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Marine Corps Base Camp Pendleton

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Camp Pendleton Air Station holds ceremony for new MV-22 Osprey hangar

By Cpl. Shaltiel Dominguez | Marine Corps Air Station Camp Pendleton | January 14, 2016

Marine Corps Air Station Camp Pendleton held a ribbon-cutting ceremony to unveil a new hangar for MV-22 Ospreys here, Jan.14.

Hangar six is a 123,451 square-foot hangar capable of storing up to six Ospreys belonging to Marine Aircraft Group 39.

It is the first hangar designed to store Ospreys aboard Marine Corps Air Station Camp Pendleton.

“This new hangar will support the aircraft that the Marine Corps has been procuring for the last few years,” said Col. Ian R. Clark, commanding officer of MCAS Camp Pendleton. “The hangar will provide a platform for the Marines that fly the aircraft and those Marines that maintain the aircraft. It will increase our combat readiness and ability to deploy around the world.”

The Osprey is capable of both vertical takeoff and short takeoff, combining the functions of a helicopter and an aircraft. It is also capable of reaching speeds of 280 knots.

Ospreys are an important component of the Marine Air Ground Task Force, as it allows for the rapid force projection of ground combat and logistics units. It enables the MAGTF to accomplish expeditionary operations worldwide in a limited amount of time.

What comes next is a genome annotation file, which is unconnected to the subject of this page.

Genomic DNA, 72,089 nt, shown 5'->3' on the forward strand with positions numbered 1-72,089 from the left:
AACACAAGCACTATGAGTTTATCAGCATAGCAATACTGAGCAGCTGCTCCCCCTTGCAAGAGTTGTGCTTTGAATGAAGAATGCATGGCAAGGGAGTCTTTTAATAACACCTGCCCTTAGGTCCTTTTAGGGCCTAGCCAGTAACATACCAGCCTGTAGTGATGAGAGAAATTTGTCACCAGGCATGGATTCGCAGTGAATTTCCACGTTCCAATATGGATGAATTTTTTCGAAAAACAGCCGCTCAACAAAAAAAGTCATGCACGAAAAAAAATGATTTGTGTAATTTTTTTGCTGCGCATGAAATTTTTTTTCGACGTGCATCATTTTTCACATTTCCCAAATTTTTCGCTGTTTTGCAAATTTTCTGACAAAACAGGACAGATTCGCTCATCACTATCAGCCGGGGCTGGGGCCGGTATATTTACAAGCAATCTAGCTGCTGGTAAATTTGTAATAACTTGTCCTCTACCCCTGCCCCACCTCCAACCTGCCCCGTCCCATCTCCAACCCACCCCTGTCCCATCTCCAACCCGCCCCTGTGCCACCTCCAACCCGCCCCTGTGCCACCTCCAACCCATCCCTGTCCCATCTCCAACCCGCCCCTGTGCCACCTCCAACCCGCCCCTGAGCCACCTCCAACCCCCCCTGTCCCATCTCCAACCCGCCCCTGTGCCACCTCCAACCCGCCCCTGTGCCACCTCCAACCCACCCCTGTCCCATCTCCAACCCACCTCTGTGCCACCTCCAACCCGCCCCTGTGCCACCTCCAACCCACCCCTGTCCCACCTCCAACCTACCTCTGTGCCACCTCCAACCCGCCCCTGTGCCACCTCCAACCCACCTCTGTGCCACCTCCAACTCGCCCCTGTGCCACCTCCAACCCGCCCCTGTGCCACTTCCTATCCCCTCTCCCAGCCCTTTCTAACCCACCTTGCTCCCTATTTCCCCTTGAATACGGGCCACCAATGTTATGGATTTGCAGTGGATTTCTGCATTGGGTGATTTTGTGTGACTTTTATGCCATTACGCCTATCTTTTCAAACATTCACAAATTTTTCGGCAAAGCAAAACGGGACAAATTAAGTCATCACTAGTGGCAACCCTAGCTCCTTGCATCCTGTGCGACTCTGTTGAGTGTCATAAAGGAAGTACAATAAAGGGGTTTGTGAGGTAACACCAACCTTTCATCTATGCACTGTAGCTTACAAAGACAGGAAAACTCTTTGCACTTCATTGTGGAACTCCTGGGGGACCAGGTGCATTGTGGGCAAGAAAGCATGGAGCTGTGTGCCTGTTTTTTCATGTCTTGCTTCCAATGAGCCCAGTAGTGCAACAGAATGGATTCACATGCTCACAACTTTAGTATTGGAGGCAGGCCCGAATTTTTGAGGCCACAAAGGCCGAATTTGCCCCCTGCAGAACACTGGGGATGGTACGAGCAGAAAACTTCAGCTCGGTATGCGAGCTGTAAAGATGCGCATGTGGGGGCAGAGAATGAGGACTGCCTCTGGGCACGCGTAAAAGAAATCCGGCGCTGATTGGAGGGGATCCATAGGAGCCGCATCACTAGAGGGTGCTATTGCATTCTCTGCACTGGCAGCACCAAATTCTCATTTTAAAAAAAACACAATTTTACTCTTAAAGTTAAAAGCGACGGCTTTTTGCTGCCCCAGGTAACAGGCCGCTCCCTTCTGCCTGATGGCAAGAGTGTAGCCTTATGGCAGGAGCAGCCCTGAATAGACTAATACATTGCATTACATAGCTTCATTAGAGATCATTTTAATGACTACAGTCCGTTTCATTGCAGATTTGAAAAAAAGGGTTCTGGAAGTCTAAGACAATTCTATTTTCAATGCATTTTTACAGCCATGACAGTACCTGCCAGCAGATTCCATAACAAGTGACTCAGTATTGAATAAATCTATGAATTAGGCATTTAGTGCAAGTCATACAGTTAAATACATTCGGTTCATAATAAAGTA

Brig. Gen. Edward D. Banta, Commanding General, Marine Corps Installations-West performed the ribbon cutting alongside Clark.

The project was also recognized for its energy and environmental design because of the energy-saving features that were incorporated into the construction of hangar six.

“The parking structure that we built has solar panels that provide 30 percent of the energy to the facility,” said Navy Lt. Commander Davis Closas, the public works officer of Marine Corps Air Station Camp Pendleton. “Another innovative feature we have is the cool roof system, which provides less energy consumption during the summer.”

“The facility also has two 1000 kilowatt diesel generators that provide backup energy for 100 percent of the facility if the power went down,” added Closas.

The hangar took about 21 months to complete with over 200,000 man-hours of construction.

“It’s amazing when you think that this air station was established in September 1942 with a single building, a little bit of gas and just a squadron’s worth of aircraft,” said Clark. “You can see the growth from 1942 to today, and it’s absolutely amazing.”